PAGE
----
JEFFERSON AND SCIENCE -- At the Museum of American History through July 5.
If anyone had ever laid hold of Long Tom Jefferson by the heels and shaken him, the articles that cascaded from his pockets might well have included:
A pocket thermometer; a silver-cased set of miniature drafting instruments; a handsome brass-bound telescope; a mastodon tooth; the best watch made in London; a flask of fine wine; a Mandan Indian bone war whistle; a cipher wheel; a compass; the right metacarpal of an extinct musk ox; a magnifying glass; a pocket knife the Swiss Army would envy; a scarifictor; a stone ax; seeds enough to plant a homestead; spectacles with popout lenses for near or distant vision; and a notebook made of thin leaves of ivory, whose "pages" could be wiped clean and used again.
The notes might on any given day include:
Observations on political, moral, aboriginal, industrial, horticulture and prehistoric aspects of Virginia; land surveys; weather reports; mileage tables; the use of the Borda circle; the extraction of fresh water from the ocean; on how to plow and when to plant; on vaccination against smallpox; on his worldwide correspondence; on the grammatical structures of various Amerindian languages;
Other pockets would disgorge sketches:
Of a private observatory; of a swivel chair; of a travelling music stand for quintets; of herbs and flowers; of a serpentine brick wall; of a moldboard plow; of a dumbwaiter; of a rotating table-service; of an elaborate hodometer; of his farms and gardens.
But of course nobody ever did shake the Hon. Thomas Jefferson by the heels, because he was a towering great vigorous fellow, a fiery redhead full of Virginian punctilio, equally handy with his fists or pistol or sword. In fact his time at the College of William & Mary was such a rake's progress it is a wonder that he grew into a (or the) leading American intellectual of his time.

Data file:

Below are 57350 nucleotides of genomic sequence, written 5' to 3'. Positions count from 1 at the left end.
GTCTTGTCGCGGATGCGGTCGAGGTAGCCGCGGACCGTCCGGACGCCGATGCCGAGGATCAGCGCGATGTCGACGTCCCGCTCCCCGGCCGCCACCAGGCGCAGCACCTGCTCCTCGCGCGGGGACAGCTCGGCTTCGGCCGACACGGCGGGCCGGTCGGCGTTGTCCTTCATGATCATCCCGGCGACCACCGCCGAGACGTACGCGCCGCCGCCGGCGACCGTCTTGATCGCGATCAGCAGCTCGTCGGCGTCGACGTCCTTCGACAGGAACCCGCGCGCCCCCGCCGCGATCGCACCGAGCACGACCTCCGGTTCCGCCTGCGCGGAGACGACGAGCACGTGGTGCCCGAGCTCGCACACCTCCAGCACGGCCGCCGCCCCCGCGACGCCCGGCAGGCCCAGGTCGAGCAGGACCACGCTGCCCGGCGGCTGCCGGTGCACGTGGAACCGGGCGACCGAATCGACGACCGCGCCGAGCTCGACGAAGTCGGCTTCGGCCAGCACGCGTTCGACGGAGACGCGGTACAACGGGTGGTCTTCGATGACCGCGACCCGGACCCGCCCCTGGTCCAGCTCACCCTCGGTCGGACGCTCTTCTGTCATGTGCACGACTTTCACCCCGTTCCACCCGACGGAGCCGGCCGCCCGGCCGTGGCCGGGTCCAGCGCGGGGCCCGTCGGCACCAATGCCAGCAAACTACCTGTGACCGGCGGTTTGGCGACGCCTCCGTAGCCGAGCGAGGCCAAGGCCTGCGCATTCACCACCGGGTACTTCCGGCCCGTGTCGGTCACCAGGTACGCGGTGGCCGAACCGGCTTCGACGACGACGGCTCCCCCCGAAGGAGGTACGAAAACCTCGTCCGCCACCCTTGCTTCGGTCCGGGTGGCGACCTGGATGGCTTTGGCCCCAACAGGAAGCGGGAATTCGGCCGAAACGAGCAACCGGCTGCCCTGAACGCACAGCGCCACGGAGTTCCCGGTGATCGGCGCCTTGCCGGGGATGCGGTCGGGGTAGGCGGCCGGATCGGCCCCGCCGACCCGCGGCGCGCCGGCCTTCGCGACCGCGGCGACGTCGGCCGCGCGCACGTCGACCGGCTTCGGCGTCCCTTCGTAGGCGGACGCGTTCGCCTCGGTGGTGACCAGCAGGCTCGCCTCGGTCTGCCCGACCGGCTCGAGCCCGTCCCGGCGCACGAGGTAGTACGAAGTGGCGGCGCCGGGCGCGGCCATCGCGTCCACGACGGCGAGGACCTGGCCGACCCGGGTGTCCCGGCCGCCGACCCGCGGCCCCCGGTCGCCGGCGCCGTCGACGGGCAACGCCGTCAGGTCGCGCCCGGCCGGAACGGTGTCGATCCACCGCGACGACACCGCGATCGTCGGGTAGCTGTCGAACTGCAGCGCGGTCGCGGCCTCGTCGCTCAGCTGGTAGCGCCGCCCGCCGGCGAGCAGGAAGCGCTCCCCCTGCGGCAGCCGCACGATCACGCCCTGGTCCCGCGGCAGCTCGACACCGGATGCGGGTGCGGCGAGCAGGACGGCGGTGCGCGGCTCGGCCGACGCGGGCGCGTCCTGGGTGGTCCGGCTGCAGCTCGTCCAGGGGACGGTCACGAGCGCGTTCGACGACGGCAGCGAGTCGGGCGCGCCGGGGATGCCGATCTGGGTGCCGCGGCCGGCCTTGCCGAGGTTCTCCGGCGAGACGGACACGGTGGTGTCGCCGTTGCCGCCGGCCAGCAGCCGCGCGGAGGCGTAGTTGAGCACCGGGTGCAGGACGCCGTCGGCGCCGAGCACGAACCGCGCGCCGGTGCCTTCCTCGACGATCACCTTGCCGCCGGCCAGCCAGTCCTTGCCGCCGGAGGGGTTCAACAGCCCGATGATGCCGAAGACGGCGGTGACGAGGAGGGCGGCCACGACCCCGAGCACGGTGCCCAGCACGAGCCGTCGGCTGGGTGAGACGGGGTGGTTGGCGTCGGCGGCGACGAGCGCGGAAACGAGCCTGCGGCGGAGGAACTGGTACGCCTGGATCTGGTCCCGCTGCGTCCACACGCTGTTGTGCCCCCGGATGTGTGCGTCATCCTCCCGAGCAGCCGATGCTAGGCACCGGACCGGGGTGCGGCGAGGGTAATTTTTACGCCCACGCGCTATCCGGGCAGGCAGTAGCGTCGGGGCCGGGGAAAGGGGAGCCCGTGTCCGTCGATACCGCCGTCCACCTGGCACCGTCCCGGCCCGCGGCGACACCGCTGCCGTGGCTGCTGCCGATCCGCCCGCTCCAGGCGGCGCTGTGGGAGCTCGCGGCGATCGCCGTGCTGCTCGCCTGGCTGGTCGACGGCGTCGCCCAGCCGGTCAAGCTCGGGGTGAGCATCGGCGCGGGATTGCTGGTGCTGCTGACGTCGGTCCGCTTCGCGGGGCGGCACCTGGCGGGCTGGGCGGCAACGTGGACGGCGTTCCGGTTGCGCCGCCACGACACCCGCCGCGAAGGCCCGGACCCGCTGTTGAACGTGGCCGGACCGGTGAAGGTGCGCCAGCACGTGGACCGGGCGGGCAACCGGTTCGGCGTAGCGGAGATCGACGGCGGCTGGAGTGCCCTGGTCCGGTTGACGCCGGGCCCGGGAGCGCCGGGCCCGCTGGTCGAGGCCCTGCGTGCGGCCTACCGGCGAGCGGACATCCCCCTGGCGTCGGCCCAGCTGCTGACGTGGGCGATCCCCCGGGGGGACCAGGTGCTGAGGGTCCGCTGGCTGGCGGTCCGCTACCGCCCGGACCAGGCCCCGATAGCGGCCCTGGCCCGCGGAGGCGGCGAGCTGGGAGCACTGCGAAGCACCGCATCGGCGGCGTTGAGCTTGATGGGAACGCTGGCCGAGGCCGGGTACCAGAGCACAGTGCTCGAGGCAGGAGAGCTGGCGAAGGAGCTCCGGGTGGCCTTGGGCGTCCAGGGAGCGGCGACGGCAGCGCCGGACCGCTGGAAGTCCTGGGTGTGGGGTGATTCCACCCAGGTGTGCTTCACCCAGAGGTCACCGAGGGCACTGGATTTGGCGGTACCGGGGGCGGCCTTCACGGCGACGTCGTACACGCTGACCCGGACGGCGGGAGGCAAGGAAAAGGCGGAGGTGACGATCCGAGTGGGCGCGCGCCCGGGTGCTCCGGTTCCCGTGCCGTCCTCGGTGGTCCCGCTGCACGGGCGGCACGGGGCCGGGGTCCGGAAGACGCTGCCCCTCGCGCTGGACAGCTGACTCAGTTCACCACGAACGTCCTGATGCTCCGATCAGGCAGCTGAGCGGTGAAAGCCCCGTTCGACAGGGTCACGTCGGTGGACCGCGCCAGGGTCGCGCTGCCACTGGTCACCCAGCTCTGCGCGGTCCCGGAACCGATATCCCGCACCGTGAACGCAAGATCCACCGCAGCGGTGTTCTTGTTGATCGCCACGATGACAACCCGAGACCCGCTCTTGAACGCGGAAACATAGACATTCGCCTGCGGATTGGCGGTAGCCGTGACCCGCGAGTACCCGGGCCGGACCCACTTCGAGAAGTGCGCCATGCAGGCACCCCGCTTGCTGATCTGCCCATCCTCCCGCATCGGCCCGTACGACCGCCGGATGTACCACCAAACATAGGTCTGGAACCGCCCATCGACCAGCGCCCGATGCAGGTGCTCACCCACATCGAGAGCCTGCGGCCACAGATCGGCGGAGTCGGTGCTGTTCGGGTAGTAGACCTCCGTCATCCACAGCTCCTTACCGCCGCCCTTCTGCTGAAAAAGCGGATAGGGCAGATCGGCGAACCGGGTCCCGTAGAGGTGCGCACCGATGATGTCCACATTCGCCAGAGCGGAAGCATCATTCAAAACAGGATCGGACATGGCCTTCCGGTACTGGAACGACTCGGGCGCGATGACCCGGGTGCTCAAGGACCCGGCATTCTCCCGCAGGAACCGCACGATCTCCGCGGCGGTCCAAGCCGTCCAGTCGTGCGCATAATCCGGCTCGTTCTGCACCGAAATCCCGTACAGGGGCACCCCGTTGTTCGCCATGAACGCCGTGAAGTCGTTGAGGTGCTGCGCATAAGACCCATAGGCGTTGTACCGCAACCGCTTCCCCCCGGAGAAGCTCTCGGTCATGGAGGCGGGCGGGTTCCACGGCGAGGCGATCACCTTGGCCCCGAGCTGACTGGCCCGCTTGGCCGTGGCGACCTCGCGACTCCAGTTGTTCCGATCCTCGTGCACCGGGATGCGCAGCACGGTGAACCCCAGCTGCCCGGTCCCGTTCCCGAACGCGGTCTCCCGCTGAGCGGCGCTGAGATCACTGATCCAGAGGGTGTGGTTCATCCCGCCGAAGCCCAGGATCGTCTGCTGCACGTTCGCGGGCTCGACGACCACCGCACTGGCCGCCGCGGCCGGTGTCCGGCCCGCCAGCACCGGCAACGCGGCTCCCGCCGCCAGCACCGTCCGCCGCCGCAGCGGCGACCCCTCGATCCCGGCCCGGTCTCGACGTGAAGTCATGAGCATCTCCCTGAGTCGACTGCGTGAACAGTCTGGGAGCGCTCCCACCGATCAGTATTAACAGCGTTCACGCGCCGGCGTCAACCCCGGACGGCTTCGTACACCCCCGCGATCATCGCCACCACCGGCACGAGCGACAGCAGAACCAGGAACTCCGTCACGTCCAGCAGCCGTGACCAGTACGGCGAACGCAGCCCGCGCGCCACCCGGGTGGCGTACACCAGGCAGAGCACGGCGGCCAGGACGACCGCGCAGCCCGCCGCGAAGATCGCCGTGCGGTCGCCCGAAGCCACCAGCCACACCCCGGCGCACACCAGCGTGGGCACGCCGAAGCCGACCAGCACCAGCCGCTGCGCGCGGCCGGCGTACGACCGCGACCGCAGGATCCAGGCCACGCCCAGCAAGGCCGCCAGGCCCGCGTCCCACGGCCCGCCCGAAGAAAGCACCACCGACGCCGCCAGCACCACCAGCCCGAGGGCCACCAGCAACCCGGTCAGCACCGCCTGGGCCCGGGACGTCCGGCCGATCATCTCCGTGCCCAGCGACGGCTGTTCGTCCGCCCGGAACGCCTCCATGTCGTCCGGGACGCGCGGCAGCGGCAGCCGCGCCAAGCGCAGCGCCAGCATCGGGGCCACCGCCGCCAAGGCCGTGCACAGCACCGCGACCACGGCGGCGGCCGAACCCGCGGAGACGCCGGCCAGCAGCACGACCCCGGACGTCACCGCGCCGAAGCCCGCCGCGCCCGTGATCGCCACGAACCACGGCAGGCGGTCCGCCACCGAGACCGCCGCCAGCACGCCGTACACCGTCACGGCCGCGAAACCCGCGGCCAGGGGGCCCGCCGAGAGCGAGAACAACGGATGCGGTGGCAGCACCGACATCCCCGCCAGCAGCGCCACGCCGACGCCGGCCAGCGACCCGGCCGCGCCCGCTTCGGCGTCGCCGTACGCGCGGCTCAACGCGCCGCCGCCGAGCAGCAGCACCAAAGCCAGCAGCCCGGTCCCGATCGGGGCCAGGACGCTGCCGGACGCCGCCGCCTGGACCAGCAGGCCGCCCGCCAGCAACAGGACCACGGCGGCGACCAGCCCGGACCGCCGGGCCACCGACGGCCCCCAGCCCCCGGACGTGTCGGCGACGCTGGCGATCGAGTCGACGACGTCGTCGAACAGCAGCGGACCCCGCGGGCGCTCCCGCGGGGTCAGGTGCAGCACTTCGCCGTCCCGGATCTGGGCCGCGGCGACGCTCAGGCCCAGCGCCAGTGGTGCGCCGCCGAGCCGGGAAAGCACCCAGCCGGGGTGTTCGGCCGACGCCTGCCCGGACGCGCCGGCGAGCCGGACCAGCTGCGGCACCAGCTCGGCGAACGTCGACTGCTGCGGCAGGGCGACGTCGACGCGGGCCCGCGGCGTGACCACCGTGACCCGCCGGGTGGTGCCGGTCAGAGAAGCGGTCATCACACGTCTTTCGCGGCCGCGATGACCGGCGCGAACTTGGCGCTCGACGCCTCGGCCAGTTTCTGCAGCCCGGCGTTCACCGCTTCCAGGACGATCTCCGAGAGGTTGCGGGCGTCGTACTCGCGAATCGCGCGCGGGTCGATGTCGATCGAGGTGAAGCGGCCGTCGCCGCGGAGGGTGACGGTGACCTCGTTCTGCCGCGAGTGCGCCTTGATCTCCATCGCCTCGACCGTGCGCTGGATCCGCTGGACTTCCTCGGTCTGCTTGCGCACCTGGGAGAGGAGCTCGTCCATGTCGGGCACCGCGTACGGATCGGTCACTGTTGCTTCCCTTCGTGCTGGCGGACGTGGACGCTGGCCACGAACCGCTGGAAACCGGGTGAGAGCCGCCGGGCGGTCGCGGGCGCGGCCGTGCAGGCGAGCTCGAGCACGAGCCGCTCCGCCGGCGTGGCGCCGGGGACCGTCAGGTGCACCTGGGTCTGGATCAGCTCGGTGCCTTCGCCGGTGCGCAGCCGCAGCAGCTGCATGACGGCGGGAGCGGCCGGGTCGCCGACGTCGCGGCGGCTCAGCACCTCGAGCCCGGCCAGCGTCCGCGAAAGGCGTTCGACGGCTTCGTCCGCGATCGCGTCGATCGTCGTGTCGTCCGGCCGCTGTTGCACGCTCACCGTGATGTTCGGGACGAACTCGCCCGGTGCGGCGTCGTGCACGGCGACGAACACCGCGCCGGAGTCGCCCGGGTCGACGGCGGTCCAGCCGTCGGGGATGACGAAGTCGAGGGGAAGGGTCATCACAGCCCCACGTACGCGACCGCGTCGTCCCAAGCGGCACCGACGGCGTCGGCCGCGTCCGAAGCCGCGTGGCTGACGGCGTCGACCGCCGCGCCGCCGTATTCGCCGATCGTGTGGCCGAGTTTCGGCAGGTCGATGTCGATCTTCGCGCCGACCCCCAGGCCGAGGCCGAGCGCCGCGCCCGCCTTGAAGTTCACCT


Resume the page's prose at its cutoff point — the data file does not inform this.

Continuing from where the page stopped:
We can see what was in Jefferson's pockets -- and on his mind -- because Smithsonian historian Silvio A. Bedini has spent two decades studying his life and tracing scattered Jeffersonia. His trove has been distilled to six dozen items that went on display this week at the Museum of American History.
"He has long been described as a Renaissance man because of his curiosity and ingenuity and the depth and diversity of his interest," Bedini said. "I don't think the term does him justice; I call America's Leonardo." Bedini, who is working on a book called Jefferson: Statesman of Science, agonized for months over the indispensable things that had to be left out of the tight corner assigned to the exhibit.
President Jefferson turned the East Room of the White House into a museum, especially after the return of the Lewis & Clark Expedition from the West; when he left office he took most of the items home and installed them in the front hall at Monticello. After his death most of the items were scattered, but Bedini has managed to trace, if not recover, virtually everything but the mineral collection. "It went to the University of Virginia, and I think the minerals got commingled with others in the evacuation during the great fire."
The Smithsonian display concentrates on Jefferson the scientist, which Bedini regards as the least recognized of his many simultaneous careers. While he did some very respectable original work, including the excavation of an Indian mound by a stratigraphic technique that was a century ahead of its time, his most valuable contribution was as a promoter of science, Bedini said.
"From the American Embassy in London he kept American universities informed in detail of the progress of European science. In this country he corresponded with leading men in all disciplines, giving ideas, encouragement and support. He oversaw the scientific outfitting and training of the Lewis and Clark personnel. He deserves the major credit for making paleontology respectable in this country . . ."
Professor Bedini talked himself hoarse while showing a visitor around, and still despaired of describing Jefferson the scientist adequately in less than book length. The book we must wait for, but a catalogue Bedini prepared for the exhibit is on sale on the museum shops for $2.